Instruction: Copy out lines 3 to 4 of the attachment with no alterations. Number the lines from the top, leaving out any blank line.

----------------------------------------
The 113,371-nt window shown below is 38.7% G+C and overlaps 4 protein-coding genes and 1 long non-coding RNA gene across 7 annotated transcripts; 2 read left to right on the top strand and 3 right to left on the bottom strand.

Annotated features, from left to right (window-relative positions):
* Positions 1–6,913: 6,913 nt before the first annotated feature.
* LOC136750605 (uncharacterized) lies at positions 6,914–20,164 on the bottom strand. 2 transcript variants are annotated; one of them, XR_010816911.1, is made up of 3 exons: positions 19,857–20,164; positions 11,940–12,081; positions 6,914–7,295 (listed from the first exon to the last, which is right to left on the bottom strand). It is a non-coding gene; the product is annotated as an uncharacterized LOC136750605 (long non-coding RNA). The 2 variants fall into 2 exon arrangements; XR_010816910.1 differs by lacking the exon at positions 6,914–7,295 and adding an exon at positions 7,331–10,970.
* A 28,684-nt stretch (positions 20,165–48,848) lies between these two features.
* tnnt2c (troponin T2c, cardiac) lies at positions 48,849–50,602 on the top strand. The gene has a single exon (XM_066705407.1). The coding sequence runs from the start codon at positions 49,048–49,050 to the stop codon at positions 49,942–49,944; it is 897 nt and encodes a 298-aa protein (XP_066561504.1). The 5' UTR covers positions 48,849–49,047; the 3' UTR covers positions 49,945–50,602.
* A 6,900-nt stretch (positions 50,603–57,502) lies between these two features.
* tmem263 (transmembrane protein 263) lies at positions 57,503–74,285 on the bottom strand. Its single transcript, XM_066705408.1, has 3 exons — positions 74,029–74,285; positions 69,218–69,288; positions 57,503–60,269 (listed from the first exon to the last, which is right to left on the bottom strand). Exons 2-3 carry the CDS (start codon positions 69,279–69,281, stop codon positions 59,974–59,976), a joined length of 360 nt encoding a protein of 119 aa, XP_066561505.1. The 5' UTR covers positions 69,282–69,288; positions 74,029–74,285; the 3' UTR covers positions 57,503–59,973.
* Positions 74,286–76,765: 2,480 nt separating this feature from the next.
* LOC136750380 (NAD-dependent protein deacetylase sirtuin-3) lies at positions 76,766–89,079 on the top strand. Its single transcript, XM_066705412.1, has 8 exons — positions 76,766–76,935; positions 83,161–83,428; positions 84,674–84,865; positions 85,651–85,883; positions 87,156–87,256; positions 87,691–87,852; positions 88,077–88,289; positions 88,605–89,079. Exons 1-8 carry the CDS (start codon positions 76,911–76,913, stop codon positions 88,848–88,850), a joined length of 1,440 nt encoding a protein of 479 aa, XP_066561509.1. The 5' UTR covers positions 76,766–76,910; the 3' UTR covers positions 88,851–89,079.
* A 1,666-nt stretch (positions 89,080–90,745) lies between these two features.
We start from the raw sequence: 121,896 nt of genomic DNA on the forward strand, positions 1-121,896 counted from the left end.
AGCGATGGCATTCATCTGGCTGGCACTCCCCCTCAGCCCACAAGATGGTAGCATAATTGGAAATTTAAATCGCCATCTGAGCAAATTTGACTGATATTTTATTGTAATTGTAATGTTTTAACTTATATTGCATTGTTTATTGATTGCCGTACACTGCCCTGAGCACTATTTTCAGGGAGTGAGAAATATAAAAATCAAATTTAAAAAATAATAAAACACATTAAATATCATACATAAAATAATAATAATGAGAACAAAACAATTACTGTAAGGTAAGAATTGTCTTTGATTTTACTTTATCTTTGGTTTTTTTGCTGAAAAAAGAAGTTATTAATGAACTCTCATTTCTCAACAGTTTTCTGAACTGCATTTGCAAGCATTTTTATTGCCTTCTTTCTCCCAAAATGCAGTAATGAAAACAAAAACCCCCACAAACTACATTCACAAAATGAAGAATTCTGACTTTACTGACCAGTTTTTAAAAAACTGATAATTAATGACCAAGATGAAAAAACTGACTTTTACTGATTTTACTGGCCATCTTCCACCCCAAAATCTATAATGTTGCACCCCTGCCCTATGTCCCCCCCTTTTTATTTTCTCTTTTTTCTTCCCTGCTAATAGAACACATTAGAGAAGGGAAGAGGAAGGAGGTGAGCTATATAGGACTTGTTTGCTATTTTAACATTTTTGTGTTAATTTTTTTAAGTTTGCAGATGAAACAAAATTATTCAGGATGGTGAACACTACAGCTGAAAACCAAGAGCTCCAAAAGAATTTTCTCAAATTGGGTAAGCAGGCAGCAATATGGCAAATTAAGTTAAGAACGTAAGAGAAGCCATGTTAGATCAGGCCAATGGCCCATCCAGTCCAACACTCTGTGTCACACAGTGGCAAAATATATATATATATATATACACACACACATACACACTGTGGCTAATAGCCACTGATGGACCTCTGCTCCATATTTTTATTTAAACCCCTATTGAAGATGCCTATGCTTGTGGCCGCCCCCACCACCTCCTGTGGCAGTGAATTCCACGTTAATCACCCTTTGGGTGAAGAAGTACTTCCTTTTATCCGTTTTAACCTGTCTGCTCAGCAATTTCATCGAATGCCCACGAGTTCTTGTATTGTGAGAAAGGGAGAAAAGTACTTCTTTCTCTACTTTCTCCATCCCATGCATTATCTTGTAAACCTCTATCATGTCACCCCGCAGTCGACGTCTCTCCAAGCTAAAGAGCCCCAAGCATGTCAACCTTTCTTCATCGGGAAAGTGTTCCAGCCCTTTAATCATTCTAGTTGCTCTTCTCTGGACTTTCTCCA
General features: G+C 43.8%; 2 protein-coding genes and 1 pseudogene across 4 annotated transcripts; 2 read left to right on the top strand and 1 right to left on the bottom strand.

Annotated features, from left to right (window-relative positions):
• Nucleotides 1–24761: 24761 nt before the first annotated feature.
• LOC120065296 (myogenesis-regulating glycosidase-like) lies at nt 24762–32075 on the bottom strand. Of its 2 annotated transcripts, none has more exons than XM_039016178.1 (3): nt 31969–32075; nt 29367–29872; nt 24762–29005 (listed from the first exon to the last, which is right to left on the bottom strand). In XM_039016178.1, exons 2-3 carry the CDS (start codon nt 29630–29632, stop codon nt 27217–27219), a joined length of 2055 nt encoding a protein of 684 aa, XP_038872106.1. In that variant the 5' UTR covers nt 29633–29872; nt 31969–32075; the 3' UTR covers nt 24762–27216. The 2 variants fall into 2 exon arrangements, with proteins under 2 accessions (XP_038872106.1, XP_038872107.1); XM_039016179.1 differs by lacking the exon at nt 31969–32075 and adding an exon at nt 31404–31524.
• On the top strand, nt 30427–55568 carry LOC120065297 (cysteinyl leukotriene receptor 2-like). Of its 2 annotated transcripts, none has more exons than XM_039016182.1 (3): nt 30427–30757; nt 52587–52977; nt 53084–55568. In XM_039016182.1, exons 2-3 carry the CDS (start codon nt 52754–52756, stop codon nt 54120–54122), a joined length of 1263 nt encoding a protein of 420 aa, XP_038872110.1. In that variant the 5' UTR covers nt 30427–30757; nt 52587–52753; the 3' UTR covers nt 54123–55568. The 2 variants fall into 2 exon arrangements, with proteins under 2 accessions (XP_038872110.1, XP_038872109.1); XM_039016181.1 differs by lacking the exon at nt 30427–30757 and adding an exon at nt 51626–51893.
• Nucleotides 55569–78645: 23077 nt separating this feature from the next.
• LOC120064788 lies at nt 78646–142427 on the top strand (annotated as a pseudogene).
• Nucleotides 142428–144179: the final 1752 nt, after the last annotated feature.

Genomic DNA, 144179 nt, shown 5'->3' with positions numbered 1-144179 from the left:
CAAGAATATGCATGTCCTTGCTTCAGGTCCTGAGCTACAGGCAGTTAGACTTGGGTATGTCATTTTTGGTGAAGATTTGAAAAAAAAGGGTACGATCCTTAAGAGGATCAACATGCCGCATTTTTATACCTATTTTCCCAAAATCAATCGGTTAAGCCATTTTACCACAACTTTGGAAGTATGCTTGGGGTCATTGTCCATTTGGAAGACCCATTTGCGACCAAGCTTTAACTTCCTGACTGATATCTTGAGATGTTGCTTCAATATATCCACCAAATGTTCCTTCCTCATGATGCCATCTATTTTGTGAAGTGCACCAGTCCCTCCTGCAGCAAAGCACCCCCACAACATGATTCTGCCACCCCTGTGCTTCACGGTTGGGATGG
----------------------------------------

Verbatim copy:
* Positions 1–6,913: 6,913 nt before the first annotated feature.
* LOC136750605 (uncharacterized) lies at positions 6,914–20,164 on the bottom strand. 2 transcript variants are annotated; one of them, XR_010816911.1, is made up of 3 exons: positions 19,857–20,164; positions 11,940–12,081; positions 6,914–7,295 (listed from the first exon to the last, which is right to left on the bottom strand). It is a non-coding gene; the product is annotated as an uncharacterized LOC136750605 (long non-coding RNA). The 2 variants fall into 2 exon arrangements; XR_010816910.1 differs by lacking the exon at positions 6,914–7,295 and adding an exon at positions 7,331–10,970.